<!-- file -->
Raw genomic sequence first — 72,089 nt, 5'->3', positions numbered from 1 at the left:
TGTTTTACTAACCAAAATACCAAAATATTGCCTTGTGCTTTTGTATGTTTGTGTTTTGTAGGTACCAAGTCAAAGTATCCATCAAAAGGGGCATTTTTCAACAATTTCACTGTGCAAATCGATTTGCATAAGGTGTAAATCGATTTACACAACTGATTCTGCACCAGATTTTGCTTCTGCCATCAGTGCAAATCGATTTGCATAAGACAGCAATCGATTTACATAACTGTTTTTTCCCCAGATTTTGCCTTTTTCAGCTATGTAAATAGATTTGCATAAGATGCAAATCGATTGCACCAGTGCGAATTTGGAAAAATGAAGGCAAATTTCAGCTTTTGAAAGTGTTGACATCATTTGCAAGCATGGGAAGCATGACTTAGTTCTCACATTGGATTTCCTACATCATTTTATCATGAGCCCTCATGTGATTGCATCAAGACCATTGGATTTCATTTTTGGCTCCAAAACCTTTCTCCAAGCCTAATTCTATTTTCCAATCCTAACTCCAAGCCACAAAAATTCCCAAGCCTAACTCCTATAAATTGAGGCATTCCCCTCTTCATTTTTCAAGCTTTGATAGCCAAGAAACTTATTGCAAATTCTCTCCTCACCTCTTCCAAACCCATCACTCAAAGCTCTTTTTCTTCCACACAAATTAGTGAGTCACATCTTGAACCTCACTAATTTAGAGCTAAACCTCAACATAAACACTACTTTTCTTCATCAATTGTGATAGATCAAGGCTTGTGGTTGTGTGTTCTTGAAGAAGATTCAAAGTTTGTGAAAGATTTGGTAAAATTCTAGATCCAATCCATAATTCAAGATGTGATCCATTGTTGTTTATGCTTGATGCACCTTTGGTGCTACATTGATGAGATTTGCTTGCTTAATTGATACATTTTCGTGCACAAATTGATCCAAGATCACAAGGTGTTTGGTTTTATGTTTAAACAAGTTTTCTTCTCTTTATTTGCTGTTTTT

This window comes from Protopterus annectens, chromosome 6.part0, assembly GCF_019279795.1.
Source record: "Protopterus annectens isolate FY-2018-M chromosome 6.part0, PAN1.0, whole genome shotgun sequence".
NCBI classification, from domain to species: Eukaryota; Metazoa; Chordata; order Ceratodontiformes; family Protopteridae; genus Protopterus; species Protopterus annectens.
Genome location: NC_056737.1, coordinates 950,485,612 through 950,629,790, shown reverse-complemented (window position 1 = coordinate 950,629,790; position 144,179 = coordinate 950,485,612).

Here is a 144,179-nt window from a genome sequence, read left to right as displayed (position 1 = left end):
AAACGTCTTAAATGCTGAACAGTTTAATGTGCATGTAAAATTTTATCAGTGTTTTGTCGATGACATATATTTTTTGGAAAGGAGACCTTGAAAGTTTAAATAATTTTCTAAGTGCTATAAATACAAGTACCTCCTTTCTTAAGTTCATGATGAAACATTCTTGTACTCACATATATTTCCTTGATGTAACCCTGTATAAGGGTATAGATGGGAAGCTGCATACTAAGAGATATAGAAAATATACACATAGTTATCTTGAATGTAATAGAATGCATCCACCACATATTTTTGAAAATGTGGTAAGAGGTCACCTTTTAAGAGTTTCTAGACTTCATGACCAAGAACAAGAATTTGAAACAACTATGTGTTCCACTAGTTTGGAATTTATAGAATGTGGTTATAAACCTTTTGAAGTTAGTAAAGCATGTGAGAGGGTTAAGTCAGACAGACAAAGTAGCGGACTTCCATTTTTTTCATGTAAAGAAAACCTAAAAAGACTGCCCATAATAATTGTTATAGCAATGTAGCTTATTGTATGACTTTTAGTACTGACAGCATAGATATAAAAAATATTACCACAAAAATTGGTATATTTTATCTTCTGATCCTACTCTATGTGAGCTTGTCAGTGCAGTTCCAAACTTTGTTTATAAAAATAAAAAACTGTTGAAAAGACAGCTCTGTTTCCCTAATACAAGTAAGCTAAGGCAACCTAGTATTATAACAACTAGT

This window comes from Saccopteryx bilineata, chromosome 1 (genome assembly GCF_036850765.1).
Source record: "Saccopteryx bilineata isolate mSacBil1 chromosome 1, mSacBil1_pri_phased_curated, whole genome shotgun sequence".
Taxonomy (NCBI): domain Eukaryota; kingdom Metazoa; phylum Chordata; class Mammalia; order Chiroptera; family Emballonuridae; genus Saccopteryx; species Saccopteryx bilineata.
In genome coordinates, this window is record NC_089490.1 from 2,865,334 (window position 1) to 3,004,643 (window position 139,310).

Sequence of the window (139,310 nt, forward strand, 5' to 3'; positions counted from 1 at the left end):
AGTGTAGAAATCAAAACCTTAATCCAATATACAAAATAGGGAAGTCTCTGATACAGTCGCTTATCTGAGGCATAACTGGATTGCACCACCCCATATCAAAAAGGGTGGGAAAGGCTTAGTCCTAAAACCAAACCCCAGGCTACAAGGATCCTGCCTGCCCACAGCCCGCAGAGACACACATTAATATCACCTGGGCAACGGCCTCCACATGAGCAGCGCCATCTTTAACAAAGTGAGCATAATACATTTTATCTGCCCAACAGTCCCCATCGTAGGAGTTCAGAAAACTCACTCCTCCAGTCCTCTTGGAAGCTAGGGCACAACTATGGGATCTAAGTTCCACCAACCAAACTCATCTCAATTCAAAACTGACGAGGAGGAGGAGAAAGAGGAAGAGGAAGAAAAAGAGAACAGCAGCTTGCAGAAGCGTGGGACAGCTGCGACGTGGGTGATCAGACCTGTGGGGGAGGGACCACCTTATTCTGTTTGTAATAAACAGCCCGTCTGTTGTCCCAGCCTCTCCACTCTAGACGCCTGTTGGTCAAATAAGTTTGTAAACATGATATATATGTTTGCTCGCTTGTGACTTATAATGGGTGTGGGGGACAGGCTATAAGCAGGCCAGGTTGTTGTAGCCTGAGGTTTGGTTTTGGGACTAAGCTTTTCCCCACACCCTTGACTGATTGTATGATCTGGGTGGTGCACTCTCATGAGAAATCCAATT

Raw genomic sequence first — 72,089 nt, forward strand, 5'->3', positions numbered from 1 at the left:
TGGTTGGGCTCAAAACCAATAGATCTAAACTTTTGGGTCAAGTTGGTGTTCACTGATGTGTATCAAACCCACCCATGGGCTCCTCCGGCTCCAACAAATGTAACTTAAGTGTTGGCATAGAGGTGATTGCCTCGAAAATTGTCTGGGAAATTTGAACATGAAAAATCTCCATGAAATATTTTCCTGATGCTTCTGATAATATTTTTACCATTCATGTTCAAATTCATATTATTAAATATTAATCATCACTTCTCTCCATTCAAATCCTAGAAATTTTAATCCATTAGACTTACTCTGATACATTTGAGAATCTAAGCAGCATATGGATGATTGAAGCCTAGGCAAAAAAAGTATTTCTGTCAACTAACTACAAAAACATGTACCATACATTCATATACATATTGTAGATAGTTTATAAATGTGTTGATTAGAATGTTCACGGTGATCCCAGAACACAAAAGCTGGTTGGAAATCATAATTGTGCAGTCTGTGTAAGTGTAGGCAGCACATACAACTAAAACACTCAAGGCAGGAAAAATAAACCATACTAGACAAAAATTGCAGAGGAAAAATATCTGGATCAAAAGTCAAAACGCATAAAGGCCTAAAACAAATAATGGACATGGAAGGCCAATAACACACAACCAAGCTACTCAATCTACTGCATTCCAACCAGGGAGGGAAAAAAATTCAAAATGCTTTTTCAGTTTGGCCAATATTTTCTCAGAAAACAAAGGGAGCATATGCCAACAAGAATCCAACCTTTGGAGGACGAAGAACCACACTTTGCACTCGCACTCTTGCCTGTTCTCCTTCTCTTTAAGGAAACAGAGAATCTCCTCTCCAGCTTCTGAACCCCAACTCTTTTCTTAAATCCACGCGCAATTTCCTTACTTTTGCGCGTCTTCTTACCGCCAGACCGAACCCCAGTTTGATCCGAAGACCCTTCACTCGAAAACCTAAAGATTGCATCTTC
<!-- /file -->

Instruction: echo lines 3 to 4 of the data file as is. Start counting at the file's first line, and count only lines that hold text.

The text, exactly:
This window comes from Protopterus annectens, chromosome 6.part0, assembly GCF_019279795.1.
Source record: "Protopterus annectens isolate FY-2018-M chromosome 6.part0, PAN1.0, whole genome shotgun sequence".